News / Africa

    Zimbabwe Army to Protect Land 'Reform'

    Peta Thornycroft

    Zimbabwe Defense Minister Emmerson Mnangagwa says the national army will be used to ensure the controversial land-reform program is never reversed.  About eight million hectares were taken from white farmers without compensation during the past 10 years.

    The global political agreement that led to formation of an inclusive government nearly a year ago says Zimbabwe's 'land reform' program is irreversible.  The agreement also committed the inclusive government to a land audit to ensure agricultural land is distributed fairly and is used productively.  The land audit has not begun.

    Many top ZANU-PF Party leaders, including President Robert Mugabe and his wife Grace have taken several formerly white-owned farms.

    When the land seizures began, Mr. Mugabe said the government's policy was 'one man, one farm.'

    Defense Minister Emmerson Mnangagwa, who says he hopes to succeed Mr. Mugabe one day, is a beneficiary of a white-owned farm.  He also bought at least one other farm since Zimbabwe's independence from Britain in 1980.

    Mnangagwa, a ZANU-PF Party member, raised the political temperature this week saying, he would deploy the army as "a priority" to ensure the land reform program is never reversed.

    He told military cadets in a staff training course that 'land reform' is one of the 'major priorities' of the national defense force.

    Commercial Farmers Union leader Deon Theron said the statement by the defense minister was "extremely worrying."  He said he believed his statement was ZANU-PF policy.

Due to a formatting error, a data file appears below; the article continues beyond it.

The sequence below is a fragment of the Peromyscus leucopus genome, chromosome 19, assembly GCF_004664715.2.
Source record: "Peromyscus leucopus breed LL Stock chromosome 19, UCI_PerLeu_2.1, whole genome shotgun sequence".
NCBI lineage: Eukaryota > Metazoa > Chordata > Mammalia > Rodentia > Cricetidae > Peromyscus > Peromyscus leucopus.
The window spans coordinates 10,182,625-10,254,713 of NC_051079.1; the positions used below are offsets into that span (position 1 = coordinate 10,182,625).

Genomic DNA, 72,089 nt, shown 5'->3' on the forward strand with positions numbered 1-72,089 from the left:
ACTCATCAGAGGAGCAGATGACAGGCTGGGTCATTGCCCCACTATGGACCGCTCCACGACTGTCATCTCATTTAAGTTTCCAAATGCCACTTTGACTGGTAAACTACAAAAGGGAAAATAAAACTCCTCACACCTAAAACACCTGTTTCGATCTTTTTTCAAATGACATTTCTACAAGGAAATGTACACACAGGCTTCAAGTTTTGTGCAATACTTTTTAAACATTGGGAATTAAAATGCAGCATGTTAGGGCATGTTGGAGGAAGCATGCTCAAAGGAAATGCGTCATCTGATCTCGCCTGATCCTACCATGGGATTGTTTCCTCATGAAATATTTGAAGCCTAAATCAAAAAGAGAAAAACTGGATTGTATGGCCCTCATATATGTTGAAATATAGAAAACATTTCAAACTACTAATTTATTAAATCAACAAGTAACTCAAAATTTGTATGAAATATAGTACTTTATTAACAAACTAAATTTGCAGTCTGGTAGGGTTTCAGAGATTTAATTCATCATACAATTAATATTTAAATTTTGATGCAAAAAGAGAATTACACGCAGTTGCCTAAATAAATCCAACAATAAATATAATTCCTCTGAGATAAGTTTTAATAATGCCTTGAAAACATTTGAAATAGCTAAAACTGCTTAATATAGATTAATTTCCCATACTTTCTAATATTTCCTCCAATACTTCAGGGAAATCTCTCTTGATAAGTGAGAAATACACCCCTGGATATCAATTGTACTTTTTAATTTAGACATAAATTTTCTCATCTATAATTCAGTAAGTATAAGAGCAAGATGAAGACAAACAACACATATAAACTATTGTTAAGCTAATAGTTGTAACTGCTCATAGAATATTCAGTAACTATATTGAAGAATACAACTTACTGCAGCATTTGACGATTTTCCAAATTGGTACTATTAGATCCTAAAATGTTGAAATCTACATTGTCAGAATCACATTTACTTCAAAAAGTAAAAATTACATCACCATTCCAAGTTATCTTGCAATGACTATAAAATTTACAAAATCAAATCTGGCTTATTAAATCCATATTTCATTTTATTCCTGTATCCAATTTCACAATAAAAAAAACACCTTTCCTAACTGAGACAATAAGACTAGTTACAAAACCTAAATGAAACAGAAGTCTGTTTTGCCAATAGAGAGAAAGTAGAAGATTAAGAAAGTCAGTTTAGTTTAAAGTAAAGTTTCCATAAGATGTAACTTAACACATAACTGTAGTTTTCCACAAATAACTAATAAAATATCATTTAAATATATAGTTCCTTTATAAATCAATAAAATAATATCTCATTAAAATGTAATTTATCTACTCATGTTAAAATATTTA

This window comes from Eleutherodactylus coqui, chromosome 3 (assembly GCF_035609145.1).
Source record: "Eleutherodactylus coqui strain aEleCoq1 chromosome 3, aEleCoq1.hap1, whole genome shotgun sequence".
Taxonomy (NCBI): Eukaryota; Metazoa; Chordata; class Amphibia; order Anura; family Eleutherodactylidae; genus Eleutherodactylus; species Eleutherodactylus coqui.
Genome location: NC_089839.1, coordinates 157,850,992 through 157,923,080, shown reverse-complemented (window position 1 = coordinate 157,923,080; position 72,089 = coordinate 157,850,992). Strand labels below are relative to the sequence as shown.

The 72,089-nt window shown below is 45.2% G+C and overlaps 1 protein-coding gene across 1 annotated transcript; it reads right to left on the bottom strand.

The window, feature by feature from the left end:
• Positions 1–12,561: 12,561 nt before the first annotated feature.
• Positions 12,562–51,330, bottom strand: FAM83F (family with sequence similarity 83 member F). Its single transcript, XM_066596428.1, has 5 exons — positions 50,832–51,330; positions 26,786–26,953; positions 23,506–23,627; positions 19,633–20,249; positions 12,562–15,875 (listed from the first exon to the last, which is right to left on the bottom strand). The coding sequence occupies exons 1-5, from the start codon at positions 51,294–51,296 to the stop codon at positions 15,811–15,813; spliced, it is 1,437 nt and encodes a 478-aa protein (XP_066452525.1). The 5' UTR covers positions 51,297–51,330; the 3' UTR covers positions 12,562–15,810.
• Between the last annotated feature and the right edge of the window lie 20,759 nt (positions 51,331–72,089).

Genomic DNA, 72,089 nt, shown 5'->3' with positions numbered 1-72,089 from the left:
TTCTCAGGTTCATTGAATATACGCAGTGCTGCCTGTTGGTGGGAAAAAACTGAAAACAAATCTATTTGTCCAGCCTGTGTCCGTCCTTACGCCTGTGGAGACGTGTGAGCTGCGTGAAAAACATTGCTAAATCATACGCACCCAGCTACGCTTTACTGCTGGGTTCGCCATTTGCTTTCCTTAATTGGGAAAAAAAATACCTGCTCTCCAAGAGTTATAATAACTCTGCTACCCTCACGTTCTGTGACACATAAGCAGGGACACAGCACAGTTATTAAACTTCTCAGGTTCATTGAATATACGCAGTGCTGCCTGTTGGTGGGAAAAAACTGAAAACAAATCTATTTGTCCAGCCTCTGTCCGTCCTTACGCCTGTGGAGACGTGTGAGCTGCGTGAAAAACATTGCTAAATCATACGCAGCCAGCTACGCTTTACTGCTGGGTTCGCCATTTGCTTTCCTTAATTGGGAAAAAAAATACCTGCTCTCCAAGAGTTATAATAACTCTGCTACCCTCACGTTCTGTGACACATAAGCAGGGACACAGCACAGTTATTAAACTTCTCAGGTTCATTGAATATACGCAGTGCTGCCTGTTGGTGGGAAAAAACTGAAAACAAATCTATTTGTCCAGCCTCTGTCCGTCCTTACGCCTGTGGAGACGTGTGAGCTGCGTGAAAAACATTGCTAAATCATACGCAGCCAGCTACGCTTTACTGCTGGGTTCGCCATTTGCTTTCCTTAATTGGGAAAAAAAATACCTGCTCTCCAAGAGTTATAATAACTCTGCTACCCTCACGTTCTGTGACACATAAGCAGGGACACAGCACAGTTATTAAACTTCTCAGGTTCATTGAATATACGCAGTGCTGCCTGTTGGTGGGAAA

Theron said there is a "real possibility now that the national army will be used to prevent the audit."  He said he did not know whether the defense minister's statement reflected the position of the unity government that includes the Movement for Democratic Change, which won national elections in 2008.

    Zimbabwe's economy used to depend on agriculture, but began collapsing after white farmers, who grew 90 percent of export crops, were forced off their land.  About 4,000 white farmers were evicted and about 300 remain on small parts of their original landholdings.

    About half of them are fighting eviction via the courts.

    Four white farmers lost their fight Tuesday in a lower court in Chipinge, in eastern Zimbabwe and were denied permission to appeal the decision to the High Court.

    The four families and many of their workers say they are packing to leave their homes before the Wednesday night deadline set by magistrate Samuel Dzuze in the Chipinge Magistrate's Court. 

    Tuesday, the Harare High Court said Zimbabwe is under no obligation to recognize a 2008 ruling by a Southern African Development Community tribunal that found the land seizures were racist and should stop, and that white farmers already evicted should be compensated immediately.

    Farmers went to the Harare High court to try to get the 2008 SADC ruling accepted in Zimbabwe law.

    Judge Bharat Patel ruled that although Zimbabwe recognized the tribunal as a competent authority it did not accept its ruling on land, because the judgment went against "public policy and the Zimbabwe constitution."  He also said Zimbabwe's land policies are designed for the "greater good." 
     

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